When he came of age, marked in Gilnean society on the 19th summer of the son, his father, Baron Theodite Du’Mánte, saw fit to dispatch him to receive an education, for it was customary for the Gilnean nobility to afford such sumptuous privileges to their offspring. By now imbued with an egotistical impulse suppressed only by his father’s frantic tutoring, the young man left swiftly for Dalaran, where the aristocracy of the northern lands had always traded the precious wares of knowledge and astuteness. It was in these antiquated chambers that the supercilious heir developed his formidable talents. In the manipulation of the arcane element of fire Darsolenew proved particularly skilful, and his hand twisted the dancing sparks and roaring flames to his will. With evident joy the Art of War was learnt and very quickly, it seemed to him, it was apparent that a military career was where destiny directed him. In advancing with such prowess Darsolenew proved admonishing of other arts, for the other elements he had no concern and his studies were erratic and whimsical in there diligence.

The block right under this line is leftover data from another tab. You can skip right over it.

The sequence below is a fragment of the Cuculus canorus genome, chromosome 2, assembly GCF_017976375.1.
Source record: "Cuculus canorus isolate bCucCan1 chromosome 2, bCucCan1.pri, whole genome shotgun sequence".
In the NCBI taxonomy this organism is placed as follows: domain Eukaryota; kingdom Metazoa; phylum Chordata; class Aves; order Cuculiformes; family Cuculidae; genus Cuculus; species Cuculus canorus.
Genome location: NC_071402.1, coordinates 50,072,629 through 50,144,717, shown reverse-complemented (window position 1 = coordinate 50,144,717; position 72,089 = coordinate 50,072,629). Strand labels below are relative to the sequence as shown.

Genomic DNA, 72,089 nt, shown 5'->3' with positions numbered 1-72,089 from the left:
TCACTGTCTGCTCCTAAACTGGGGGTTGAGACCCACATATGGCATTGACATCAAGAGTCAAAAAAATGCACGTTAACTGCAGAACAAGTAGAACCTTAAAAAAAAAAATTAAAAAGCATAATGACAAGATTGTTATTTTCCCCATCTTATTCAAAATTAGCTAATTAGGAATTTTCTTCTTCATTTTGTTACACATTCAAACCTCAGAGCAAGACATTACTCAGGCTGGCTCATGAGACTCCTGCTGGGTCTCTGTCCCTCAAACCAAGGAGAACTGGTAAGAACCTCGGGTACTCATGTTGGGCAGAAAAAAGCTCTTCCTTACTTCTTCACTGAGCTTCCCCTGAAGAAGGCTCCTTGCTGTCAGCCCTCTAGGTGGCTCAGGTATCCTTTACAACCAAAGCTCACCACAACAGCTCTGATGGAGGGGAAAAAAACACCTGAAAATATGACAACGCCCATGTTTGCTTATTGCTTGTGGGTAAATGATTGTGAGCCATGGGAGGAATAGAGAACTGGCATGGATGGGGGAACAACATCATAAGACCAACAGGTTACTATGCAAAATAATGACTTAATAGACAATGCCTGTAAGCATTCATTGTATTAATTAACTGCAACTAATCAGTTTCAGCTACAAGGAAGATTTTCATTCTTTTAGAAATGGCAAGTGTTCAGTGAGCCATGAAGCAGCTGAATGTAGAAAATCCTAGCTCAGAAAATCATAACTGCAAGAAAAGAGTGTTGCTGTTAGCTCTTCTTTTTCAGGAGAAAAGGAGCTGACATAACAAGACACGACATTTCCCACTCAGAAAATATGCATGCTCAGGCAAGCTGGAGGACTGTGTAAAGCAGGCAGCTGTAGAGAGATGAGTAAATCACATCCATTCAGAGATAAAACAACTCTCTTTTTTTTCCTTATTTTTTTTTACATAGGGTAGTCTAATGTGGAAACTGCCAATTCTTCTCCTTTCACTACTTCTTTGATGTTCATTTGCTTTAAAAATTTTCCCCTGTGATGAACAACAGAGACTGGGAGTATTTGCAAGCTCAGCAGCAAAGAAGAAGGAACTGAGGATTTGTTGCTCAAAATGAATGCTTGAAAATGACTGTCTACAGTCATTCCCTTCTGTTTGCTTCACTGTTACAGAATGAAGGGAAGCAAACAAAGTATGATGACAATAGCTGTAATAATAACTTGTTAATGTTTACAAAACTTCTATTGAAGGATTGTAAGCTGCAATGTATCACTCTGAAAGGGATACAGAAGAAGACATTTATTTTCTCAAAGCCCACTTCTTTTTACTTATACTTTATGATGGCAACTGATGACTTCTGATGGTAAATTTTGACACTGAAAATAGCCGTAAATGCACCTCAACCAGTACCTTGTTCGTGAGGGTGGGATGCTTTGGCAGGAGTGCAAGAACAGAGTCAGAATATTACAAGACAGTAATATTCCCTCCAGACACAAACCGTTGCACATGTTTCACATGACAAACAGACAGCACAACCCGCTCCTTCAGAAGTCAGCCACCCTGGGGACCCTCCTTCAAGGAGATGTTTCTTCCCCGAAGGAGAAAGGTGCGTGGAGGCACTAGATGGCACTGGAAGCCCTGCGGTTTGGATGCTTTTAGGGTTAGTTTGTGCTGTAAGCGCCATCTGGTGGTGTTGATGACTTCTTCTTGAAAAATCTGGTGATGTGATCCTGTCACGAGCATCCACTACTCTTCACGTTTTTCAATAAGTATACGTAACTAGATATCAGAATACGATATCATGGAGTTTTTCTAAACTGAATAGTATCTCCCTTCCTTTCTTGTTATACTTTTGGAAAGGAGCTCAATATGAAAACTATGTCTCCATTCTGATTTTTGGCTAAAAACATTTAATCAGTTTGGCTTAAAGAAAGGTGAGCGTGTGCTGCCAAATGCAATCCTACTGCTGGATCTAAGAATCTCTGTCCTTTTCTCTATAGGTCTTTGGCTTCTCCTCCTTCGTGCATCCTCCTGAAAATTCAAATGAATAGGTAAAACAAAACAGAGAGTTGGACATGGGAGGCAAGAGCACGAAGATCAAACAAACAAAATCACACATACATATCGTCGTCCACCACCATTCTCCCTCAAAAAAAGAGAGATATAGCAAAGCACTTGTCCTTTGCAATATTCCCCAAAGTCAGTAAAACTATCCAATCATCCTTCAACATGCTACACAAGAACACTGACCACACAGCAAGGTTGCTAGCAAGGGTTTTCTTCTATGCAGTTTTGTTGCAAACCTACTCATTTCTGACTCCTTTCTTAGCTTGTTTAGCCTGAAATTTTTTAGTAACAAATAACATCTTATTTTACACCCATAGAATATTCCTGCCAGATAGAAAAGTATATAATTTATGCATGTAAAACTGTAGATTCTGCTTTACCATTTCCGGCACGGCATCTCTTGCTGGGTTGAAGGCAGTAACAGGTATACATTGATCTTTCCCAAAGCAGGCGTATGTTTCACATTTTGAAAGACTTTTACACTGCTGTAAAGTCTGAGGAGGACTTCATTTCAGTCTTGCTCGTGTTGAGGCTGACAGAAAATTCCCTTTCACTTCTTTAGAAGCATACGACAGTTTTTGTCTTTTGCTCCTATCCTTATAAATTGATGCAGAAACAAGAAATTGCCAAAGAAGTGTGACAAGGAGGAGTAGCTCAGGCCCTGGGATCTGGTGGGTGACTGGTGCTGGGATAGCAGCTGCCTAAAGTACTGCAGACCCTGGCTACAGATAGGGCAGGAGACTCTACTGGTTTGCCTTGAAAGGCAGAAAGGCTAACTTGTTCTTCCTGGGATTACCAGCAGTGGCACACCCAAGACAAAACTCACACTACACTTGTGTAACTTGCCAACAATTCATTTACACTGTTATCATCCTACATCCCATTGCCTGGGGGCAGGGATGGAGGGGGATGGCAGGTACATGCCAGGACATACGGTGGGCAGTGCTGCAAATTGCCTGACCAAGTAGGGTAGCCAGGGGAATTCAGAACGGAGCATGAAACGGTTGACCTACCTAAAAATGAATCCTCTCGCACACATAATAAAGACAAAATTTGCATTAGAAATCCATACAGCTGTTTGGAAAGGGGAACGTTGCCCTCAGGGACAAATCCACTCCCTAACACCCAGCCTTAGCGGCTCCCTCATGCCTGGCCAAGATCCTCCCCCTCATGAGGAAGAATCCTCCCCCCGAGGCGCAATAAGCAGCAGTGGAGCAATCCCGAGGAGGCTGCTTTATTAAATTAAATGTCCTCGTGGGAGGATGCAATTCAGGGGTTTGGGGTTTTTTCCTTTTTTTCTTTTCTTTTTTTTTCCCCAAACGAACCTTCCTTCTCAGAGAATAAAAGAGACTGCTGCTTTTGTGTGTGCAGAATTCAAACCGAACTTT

While a son leapt forward in countless graceful arts Theodite Du’Mánte had been dispatched to the Isle of Kul’Tiras as leader of the ambassadorial assembly stationed there. While deprived of his beloved homeland the ageing Baron ailed, longing for a sight of the grey crags of Gilneas, and each time his son allowed himself freedom from his studious work, he found his father sunk in trouble and woe.